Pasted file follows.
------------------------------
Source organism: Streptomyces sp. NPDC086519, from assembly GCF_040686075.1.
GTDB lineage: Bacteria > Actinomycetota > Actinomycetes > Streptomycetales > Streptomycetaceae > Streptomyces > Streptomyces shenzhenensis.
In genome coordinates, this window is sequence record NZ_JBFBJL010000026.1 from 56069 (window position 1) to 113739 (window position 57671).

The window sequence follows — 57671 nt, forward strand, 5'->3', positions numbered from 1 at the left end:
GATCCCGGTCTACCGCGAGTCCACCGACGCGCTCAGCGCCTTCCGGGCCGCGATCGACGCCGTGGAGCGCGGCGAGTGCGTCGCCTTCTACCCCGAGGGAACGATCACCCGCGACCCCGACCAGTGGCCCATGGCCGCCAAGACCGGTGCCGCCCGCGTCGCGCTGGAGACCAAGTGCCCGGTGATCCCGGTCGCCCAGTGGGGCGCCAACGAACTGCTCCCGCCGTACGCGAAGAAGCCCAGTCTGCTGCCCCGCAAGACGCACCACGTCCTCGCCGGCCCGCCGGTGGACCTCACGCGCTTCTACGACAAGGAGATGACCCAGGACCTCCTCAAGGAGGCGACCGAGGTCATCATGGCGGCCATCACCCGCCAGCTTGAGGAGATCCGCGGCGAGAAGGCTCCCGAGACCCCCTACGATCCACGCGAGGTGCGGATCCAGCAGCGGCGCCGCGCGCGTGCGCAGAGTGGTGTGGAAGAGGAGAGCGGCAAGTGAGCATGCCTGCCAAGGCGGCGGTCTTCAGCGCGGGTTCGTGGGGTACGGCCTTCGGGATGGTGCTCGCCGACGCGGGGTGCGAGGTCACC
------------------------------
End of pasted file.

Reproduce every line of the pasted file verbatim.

Source organism: Streptomyces sp. NPDC086519, from assembly GCF_040686075.1.
GTDB lineage: Bacteria > Actinomycetota > Actinomycetes > Streptomycetales > Streptomycetaceae > Streptomyces > Streptomyces shenzhenensis.
In genome coordinates, this window is sequence record NZ_JBFBJL010000026.1 from 56069 (window position 1) to 113739 (window position 57671).

The window sequence follows — 57671 nt, forward strand, 5'->3', positions numbered from 1 at the left end:
GATCCCGGTCTACCGCGAGTCCACCGACGCGCTCAGCGCCTTCCGGGCCGCGATCGACGCCGTGGAGCGCGGCGAGTGCGTCGCCTTCTACCCCGAGGGAACGATCACCCGCGACCCCGACCAGTGGCCCATGGCCGCCAAGACCGGTGCCGCCCGCGTCGCGCTGGAGACCAAGTGCCCGGTGATCCCGGTCGCCCAGTGGGGCGCCAACGAACTGCTCCCGCCGTACGCGAAGAAGCCCAGTCTGCTGCCCCGCAAGACGCACCACGTCCTCGCCGGCCCGCCGGTGGACCTCACGCGCTTCTACGACAAGGAGATGACCCAGGACCTCCTCAAGGAGGCGACCGAGGTCATCATGGCGGCCATCACCCGCCAGCTTGAGGAGATCCGCGGCGAGAAGGCTCCCGAGACCCCCTACGATCCACGCGAGGTGCGGATCCAGCAGCGGCGCCGCGCGCGTGCGCAGAGTGGTGTGGAAGAGGAGAGCGGCAAGTGAGCATGCCTGCCAAGGCGGCGGTCTTCAGCGCGGGTTCGTGGGGTACGGCCTTCGGGATGGTGCTCGCCGACGCGGGGTGCGAGGTCACC